These are not radical ideas. Nearly all could be funded by axing unneeded military-style hardware. Black lives matter. Moreover, if we don’t reform police procedures, we condemn ourselves to a society in which none matter if the white guy with the gun decides they don’t.


The Water Dancer an Impressive Debut

The Water Dancer (2019)
By Ta-Neshi Coates

Conduction: The transfer of heat, energy, or acoustics within or through a substance due to a change in temperature and without moving materials. It’s what happens when we turn on a radiator, heat a tea kettle, or hold onto an ice cube as it melts. In Ta-Neshi Coates’ debut novel, it’s also linked to the various meanings of conductors, the kind that transfer or store energy, those who orchestrate, and a crew member on a railroad.

Hiram “Hi” Walker is the protagonist of The Water Dancer. He is a slave on a declining Virginia tobacco plantation, but occupies a semi-privileged position as the half-white son of widowed plantation owner Howell Walker, who (rightly) sees Hi as the more promising of his two sons. He educates him and hopes that his commonsense will rub off on his white heir, Maynard. Coates gives us a memorable look at life at Lockless Plantation and Freetown, the adjoining hamlet. It is a world divided into “the Quality,” the white elites; “the Tasked,” those held in bondage; and “the Low,” who are essentially poor white trash and all the more dangerous for their degraded status. It is they who make up Ryland’s Hounds, who round up runaways and jail them, after they’ve had their sport with them. Coates never specifies the date, but one can infer that the novel is set sometime in the 1850s due to its references to escaped slaves such as Box Brown, Jarm Logue, and Harriet Tubman, all of whose abolitionist works took place after 1849.

Hi grows up thinking he will have a role at Lockless, even though Thena warns him against it. She is the hardened and outwardly unaffectionate older woman who acts as his surrogate mother. (Hiram’s actual mother, Rose, disappeared when he was a toddler.) Thena proves correct. A carriage in which Hi and Maynard are riding plunges into the Goose River. Maynard drowns, but Hi makes it to the bank after having a vision of Rose dancing on the water. Howell is outwardly kind, but Hi learns the hard way that the Quality do not cross social color lines. The upside is that Hi is more than a little attracted to Sophia, the slave and sex partner of Howell’s brother Nathaniel. That too is a reminder that Quality and Tasked live in different worlds, as is the coldness Hi receives from Corrine Quinn, Maynard’s betrothed.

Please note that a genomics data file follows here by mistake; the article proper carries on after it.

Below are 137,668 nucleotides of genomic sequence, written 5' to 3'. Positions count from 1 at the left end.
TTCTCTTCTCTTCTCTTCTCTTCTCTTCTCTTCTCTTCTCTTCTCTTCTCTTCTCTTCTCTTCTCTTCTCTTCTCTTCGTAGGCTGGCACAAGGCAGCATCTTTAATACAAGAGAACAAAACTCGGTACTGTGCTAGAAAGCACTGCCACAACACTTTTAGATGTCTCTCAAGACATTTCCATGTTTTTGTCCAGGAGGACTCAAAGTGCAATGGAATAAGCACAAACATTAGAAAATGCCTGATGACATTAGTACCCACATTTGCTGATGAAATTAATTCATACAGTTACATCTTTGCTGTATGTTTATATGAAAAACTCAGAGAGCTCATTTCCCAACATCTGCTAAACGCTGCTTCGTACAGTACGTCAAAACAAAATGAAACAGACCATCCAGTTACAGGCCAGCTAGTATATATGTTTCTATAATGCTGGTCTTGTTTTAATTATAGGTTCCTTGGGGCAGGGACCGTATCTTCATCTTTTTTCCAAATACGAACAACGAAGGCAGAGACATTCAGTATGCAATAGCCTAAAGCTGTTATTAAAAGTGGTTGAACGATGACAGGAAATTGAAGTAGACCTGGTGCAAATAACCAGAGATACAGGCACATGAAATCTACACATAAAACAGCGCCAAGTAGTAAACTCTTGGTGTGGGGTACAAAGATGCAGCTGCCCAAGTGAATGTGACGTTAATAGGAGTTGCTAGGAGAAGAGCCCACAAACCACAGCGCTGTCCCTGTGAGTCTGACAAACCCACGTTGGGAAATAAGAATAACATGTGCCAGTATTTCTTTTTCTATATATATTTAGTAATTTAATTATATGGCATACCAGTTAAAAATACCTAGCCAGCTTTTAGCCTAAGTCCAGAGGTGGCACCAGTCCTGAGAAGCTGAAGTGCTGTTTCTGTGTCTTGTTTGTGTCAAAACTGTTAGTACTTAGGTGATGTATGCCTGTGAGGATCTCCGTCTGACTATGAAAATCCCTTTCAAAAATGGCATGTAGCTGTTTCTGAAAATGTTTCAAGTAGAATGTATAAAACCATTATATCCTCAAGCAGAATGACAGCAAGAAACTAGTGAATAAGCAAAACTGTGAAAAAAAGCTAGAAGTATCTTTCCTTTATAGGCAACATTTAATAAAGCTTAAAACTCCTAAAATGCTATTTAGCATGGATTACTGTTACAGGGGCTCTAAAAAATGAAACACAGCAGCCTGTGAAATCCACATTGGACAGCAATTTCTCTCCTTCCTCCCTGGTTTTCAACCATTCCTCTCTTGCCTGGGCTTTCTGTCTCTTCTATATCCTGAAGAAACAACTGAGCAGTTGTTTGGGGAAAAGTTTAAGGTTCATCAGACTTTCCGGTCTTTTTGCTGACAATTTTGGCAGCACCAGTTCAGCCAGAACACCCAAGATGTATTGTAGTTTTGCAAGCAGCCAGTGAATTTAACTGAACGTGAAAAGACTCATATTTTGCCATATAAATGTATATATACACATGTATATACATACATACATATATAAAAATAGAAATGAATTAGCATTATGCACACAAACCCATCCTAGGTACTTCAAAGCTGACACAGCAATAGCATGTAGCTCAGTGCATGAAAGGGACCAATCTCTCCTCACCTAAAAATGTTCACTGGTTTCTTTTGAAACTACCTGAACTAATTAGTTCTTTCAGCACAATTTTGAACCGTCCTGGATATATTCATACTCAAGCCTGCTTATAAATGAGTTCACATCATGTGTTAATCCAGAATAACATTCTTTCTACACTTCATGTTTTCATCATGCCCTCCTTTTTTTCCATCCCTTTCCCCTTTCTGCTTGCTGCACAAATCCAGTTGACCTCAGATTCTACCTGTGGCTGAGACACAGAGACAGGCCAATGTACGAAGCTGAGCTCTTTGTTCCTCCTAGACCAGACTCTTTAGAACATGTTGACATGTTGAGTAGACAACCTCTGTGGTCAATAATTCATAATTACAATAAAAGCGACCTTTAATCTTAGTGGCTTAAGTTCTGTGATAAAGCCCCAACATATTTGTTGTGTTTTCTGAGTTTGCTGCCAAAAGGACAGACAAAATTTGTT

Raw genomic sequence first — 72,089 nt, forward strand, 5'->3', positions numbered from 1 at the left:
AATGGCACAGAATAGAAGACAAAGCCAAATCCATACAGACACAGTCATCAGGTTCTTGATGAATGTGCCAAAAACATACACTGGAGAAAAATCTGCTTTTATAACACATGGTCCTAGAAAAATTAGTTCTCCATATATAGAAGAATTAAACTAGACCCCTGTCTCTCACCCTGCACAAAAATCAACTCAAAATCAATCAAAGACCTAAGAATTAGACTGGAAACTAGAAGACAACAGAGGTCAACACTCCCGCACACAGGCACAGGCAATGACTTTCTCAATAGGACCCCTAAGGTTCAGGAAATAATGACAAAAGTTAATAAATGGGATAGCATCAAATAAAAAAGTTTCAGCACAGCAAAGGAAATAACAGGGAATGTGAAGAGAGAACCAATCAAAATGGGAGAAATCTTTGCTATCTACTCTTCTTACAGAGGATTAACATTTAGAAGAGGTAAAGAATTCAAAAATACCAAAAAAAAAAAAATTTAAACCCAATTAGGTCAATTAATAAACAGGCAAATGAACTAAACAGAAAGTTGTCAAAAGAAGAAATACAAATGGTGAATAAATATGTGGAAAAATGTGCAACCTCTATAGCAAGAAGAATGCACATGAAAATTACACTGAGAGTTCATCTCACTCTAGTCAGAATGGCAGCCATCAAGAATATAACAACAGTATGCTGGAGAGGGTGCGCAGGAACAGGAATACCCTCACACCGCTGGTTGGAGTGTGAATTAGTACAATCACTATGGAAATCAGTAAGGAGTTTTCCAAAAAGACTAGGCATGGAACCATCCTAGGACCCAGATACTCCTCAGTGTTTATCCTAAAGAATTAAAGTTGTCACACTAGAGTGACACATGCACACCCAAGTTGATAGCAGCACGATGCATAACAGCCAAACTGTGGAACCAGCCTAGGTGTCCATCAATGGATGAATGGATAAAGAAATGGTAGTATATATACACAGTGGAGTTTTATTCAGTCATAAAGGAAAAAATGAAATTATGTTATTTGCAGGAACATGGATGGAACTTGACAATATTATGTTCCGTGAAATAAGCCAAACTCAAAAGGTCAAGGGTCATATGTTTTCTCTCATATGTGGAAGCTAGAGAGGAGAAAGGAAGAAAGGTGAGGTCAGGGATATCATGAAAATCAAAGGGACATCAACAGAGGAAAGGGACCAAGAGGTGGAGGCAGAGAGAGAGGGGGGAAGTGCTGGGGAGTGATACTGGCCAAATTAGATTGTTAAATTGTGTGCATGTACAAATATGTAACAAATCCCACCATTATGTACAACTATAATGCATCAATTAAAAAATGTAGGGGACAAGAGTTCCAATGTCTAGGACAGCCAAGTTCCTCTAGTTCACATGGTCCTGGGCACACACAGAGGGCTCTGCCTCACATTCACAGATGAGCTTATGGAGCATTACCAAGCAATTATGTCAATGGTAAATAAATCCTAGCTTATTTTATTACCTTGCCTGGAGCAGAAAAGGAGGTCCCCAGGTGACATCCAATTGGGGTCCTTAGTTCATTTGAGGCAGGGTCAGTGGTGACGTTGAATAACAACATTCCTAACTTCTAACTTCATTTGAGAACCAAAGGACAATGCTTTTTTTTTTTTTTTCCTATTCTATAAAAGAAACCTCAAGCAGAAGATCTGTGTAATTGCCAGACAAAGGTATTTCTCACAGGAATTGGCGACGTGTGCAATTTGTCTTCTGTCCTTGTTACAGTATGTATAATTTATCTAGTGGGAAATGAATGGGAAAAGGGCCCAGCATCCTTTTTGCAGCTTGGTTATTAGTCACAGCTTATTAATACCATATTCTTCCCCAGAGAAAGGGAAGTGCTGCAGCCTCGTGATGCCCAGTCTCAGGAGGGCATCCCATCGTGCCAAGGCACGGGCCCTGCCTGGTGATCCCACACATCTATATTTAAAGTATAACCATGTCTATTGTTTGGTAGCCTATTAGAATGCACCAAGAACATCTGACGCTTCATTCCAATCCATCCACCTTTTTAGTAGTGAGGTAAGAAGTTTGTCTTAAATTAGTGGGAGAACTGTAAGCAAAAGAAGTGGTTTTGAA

Hi and Sophia attempt an escape that goes very badly–­at least for Sophia. Through circumstances outlined in the novel, Hi’s tormentors and captors are actually members of the Underground Railroad testing his mettle. In Philadelphia, Hi experiences the sweetness of liberty for the first time and immerses himself in a free community. There are many surprises awaiting, though, not the least of which involve those who are other than whom they appear to be.

Coates wishes us to see abolitionism as a higher calling—literally so. This brings us back to conduction. Hi is singled out because others see him as having special abilities. He is like his guide, Harriet Tubman, who takes him on his first journey on the Underground by bending the fabric of time and space. It’s not exactly like a wormhole, but that’s the best I can do. In other words, this novel is shot through with magical realism. Coates skillfully mixes magic with the real—Chautauqua gatherings, the ways in which fear sustains slavery, the potential treachery of all whites, and the serial affectionate bonds of slaves, just to name a few. For Virginia slaves, being sold “down Natchez way” was the ultimate fear, it being a symbol of the Deep South where the Quality neither put on genteel airs nor spared the lash. Escape from Natchez was exceedingly difficult. Coates presents water dancing as a gift, but not a superpower. The Underground was valiant, but not always successful.

The Water Dancer is beautifully written. It is especially impressive as a first novel. Many know Coates as an award-winning journalist and social commentator, but non-fiction and fiction share only a homonym, not a skill set. As in all first novels, there are details that don’t add up. I was quite underwhelmed by an ending and resolution that defied logic, but not in a magical way. A deeper critique is that The Water Dancer bears a lot of resemblance to Colson Whitehead’s 2016 Pulitzer Prize-winning The Underground Railroad. Plus, Coates’ magical realism strays very close to some of Octavia Butler’s science fiction devices.